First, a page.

Mavericks 10.9.2 on a 5200RPM Drive

Discussion in 'OS X Mavericks (10.9)' started by MarcusCarpenter, Feb 26, 2014.

  1. MarcusCarpenter macrumors 6502a

    MarcusCarpenter

    Joined:
    Feb 18, 2013
    Location:
    London
    #1
    Hi there, i own a MacBook Pro 2012 15inch i7 quad core 16gb ram Non retina version. i had an SSD installed but it failed so i'm back to the original 5400RPM drive.

    I have tested boot times on Lion, Mountain Lion and Mavericks (all latest versions)

    Whats other peoples experience running non SSD's ? i personally feel 10.9 was make purely for SSD's as the boot time is much more of mountain lion and nearly double of Lions.

    Thanks

    Title should read 5400RPM sorry
     
  2. maflynn Moderator

    maflynn

    Staff Member

    Joined:
    May 3, 2009
    Location:
    Boston
    #2
    Obviously, its going to be slower since read/write operations will be that much slower then an SSD. The over all system will feel more sluggish because of this as the OS needs to pull pieces of itself from the drive.
     
  3. MarcusCarpenter thread starter macrumors 6502a

    MarcusCarpenter

    Joined:
    Feb 18, 2013
    Location:
    London
    #3
    I know this obviously, but why is Mavericks slower on a standard HDD than Mountain Lion and Lion ?
     
  4. maflynn Moderator

    maflynn

    Staff Member

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    #4
    I'd assume because there's more components on the drive then memory.
     
  5. MarcusCarpenter thread starter macrumors 6502a

    MarcusCarpenter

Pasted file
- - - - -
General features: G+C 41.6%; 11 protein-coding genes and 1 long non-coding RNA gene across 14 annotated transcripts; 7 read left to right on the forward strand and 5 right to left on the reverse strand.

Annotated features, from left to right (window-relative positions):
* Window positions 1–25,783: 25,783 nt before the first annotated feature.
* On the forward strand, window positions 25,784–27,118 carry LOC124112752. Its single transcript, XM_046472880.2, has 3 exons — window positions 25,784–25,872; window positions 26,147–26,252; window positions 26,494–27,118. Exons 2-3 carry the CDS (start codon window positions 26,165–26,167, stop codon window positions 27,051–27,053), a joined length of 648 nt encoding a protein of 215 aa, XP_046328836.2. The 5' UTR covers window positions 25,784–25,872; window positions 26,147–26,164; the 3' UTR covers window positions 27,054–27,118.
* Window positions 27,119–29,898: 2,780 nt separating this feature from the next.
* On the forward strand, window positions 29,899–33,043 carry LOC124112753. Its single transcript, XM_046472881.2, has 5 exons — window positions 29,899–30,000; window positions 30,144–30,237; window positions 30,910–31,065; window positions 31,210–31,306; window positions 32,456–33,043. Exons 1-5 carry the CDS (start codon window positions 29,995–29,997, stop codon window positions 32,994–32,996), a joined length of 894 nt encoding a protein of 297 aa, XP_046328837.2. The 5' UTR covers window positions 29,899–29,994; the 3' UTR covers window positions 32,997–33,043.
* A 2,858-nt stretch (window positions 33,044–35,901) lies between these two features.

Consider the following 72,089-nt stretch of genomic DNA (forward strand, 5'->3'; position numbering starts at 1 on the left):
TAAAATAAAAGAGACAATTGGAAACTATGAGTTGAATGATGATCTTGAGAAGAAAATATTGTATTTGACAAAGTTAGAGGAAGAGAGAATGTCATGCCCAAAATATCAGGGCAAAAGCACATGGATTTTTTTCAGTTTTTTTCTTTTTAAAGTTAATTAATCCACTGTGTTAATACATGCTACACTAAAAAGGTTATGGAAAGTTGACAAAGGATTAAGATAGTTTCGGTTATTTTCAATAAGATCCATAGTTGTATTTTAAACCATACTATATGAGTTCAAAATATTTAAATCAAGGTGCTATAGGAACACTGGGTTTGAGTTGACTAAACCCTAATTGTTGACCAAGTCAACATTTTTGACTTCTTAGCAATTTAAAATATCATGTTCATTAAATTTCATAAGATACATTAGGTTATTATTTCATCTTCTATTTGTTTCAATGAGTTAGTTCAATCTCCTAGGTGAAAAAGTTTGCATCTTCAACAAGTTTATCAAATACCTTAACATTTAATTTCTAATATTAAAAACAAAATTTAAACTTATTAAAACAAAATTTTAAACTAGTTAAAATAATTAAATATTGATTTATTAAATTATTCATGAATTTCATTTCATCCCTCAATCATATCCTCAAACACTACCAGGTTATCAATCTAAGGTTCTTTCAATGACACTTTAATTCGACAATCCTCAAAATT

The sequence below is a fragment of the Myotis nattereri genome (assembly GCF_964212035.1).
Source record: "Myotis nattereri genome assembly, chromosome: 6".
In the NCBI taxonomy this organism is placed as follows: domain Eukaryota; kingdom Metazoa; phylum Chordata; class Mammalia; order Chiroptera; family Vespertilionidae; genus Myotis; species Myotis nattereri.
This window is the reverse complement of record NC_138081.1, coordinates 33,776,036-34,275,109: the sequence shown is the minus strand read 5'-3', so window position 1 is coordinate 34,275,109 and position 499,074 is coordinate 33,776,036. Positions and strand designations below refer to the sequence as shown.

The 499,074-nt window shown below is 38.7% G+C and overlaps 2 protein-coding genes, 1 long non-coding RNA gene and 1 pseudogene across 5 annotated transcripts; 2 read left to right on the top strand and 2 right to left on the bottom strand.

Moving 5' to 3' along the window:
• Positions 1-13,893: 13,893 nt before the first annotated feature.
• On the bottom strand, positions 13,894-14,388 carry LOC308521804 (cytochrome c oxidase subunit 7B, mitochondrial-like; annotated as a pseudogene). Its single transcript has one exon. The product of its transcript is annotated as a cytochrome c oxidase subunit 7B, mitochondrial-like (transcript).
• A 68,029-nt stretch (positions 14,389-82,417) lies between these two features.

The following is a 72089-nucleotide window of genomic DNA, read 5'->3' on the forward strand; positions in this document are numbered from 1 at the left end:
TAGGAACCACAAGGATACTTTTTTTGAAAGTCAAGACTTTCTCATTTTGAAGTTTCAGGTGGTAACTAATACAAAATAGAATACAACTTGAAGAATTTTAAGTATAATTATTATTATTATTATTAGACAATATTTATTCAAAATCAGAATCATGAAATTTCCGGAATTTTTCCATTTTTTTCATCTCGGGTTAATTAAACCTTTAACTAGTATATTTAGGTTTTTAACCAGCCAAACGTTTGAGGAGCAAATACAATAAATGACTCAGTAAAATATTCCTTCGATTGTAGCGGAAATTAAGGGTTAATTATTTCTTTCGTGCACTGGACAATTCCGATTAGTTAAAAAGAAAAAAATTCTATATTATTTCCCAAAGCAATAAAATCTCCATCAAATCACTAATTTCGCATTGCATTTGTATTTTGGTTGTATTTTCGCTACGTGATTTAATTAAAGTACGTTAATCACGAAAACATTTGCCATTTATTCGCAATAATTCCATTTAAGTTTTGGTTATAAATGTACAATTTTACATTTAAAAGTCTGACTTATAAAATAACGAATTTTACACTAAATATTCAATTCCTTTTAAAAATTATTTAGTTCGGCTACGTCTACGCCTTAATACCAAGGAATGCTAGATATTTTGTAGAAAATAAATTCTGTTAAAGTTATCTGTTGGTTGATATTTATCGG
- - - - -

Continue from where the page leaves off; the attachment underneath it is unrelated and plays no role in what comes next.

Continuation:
Joined:
    Feb 18, 2013
    Location:
    London
    #5
    Hmm everything seems snappy and fast once the OS has loaded, Damn i hate standard Disks, i wonder what other peoples experience is, it could be that i may have a failing Drive.

    Just a quick question, is 600MB/s RW the fastest i could go on a 3gb/s sata interface ?

    Cheers
     
  6. Steve121178 macrumors 68040

    Steve121178

    Joined:
    Apr 13, 2010
    Location:
    Bedfordshire, UK
    #6
    It's probably optimised for SSD's.

    Apple tends to ensure their latest software works best on the very latest technology. It's the same for iOS. iOS works best on the A7 CPU and is noticeably slower and less efficient on older iOS devices.
     
  7. Macman45 macrumors demi-god

    Macman45

    Joined:
    Jul 29, 2011
    Location:
    Somewhere Back In The Long Ago
    #7
    I don't think the drive is bad....you've just come from an SSD to a conventional platter based physical mechanical drive...the drop in speed is perfectly normal and to be expected..the closest thing I have to a standard HDD is the hybrid fusion unit 3 TB in my iMac, but it puts the most frequently used files on the blade so boot and app opening times are similar to an SSD. My rMBP has a 500GB SSD in it. I guess if I were in your position I'd consider a new SSD you are always going to notice the difference.
     

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